CABNR Student Emergency Fund

Help provide students with critical support needed to continue their University education, despite facing unexpected challenges associated with COVID-19 or other emergencies.

To learn more about the fund
students sitting on the quad

LEARNING

The Agriculture, Veterinary & Rangeland Sciences Program offers students a unique curriculum that is hard to find anywhere else.

alfafla research

Agricultural science

A science-based curriculum that allows students to obtain technological skills in a broad area of agricultural studies.

rangeland students

Rangeland ecology & management

Designed to provide students with an opportunity to strengthen and diversify their expertise in rangeland disciplines.

vet students

Veterinary science

Provides research-based training in animal and livestock health, fitness, nutrition and diseases.

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Animal & rangeland science

Programs are flexible and designed to meet the needs and interests of the student and, as such, specific degree requirements are determined through individual consultation with an advisor and an advisory committee.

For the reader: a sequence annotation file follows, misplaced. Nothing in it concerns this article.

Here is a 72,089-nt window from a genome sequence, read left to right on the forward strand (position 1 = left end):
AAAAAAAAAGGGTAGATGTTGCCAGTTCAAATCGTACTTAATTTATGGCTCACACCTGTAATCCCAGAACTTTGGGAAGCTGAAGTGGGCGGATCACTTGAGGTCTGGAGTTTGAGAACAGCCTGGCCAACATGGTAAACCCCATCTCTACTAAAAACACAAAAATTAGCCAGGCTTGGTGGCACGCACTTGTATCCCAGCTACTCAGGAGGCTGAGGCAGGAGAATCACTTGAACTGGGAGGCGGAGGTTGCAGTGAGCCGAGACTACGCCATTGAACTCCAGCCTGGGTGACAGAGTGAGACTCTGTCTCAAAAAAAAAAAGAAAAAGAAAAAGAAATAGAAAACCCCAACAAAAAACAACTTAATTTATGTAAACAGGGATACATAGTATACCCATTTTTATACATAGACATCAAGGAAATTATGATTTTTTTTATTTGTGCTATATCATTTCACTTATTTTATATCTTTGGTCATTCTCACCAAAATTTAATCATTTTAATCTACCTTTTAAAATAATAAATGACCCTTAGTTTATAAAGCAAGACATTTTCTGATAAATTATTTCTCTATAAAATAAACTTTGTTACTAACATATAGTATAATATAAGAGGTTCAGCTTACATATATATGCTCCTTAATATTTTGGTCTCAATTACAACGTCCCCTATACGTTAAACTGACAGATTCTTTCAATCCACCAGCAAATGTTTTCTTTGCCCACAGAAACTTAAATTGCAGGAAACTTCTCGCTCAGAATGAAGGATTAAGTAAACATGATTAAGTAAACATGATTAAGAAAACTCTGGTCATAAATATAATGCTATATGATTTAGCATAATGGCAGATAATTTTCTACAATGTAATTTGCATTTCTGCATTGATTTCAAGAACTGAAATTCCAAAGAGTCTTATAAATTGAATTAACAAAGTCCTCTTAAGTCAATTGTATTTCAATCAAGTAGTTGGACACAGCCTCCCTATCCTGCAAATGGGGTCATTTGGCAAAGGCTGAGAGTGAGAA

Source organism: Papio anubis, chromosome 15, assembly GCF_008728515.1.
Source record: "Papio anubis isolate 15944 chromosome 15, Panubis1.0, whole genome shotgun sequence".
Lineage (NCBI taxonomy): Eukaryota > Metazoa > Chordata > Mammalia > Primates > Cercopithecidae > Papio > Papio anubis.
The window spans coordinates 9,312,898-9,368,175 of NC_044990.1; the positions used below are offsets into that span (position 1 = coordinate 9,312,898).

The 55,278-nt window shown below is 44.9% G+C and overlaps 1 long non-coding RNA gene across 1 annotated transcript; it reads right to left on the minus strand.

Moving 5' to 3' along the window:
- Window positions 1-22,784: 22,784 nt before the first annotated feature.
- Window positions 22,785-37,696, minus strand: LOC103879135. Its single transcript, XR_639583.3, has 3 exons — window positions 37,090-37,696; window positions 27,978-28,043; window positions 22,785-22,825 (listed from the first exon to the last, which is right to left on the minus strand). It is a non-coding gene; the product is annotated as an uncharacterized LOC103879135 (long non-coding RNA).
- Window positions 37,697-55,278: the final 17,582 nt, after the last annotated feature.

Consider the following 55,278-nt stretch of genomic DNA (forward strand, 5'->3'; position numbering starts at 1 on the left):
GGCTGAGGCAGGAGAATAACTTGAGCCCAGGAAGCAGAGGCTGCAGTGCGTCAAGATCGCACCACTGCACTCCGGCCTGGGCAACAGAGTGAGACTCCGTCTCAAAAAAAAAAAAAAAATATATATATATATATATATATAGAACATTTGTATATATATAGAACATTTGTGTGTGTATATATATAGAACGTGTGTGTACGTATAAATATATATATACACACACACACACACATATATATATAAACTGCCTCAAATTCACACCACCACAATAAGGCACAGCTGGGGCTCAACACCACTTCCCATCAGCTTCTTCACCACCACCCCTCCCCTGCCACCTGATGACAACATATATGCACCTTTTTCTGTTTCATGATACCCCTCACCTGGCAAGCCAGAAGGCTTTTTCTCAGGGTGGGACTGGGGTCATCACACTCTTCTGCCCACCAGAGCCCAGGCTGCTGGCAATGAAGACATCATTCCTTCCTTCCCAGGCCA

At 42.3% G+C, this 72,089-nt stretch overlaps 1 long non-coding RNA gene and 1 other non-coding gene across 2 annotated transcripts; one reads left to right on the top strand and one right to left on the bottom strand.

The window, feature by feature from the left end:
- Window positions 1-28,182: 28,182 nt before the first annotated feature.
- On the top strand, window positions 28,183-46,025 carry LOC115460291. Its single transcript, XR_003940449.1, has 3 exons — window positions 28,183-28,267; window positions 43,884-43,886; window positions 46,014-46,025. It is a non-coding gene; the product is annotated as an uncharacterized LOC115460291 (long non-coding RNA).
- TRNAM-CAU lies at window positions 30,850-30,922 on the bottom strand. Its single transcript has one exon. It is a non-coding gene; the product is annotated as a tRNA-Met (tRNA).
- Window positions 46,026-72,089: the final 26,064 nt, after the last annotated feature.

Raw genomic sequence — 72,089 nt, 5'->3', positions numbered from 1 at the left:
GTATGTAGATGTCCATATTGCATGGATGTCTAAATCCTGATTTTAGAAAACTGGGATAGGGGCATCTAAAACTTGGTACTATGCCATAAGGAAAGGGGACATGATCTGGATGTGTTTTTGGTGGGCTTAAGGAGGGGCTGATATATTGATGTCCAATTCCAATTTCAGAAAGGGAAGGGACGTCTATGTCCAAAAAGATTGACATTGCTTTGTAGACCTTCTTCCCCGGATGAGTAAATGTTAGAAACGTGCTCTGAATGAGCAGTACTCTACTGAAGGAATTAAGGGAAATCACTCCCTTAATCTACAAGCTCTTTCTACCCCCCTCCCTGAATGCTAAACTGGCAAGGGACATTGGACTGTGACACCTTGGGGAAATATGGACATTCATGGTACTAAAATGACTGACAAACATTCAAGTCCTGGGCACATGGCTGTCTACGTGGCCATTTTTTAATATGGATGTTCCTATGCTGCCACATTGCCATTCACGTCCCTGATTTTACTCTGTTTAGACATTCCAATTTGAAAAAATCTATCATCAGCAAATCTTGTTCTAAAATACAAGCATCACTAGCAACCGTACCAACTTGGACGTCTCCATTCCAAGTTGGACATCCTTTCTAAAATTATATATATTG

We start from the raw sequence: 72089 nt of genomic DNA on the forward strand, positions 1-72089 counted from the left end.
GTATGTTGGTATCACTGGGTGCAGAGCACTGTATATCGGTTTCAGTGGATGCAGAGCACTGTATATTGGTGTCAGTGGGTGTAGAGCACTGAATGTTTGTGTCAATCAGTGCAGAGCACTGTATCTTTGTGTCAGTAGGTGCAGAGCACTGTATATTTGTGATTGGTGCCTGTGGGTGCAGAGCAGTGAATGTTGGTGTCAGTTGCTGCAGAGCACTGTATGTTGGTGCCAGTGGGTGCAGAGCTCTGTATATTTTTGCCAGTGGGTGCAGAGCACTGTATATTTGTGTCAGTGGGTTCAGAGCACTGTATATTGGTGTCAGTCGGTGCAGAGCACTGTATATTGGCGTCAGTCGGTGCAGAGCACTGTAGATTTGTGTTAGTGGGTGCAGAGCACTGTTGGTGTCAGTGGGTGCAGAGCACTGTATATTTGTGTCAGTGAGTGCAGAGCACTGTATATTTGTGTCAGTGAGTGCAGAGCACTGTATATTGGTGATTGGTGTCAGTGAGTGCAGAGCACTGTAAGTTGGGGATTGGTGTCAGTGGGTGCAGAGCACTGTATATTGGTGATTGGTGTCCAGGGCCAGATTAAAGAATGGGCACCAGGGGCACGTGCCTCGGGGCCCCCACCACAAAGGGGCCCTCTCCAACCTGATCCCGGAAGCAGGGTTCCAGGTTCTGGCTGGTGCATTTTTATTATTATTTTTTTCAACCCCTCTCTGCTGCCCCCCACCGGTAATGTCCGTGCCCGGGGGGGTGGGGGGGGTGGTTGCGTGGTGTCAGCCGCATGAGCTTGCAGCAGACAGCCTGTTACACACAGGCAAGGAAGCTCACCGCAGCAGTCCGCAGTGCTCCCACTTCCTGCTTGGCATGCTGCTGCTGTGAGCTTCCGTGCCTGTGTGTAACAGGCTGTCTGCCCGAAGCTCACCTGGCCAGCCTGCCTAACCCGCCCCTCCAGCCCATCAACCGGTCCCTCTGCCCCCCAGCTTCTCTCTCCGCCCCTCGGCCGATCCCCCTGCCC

Breaking News

cattle grazing near mountains in elko nevada

Off-season cattle grazing to help control fire danger from invasive cheatgrass

Scientists have discovered that fire danger can be reduced through the application of targeted cattle grazing in the dormant growing season by attracting the cattle with feeding stations containing liquid protein feed supplements.

students working along riparian in central nevada

Students learn to improve and manage rangeland resources around the world

The Graduate Program in Animal & Rangeland Science offers both masters and doctoral degrees in animal science and the ecology, management and restoration of rangeland and ecosystems.

Doctoral student Uriel Cholula-Rivera and undergraduate student Jackson Zolmer connect an infrared thermometer measuring plant canopy temperature to a data logger as part of the irrigation research being conducted at the University’s Experiment Station on Valley Road in Reno.

Research aims to make every drop count in Nevada’s alfalfa production

Assistant Professor of Alejandro Andrade-Rodriguez is using field data and computer programming to develop “smart” irrigation scheduling.

Outreach and research  is in collaboration between the Experiment Station, University of Nevada, Reno Extension and the Department of Agriculture, Veterinary & Rangeland Sciences.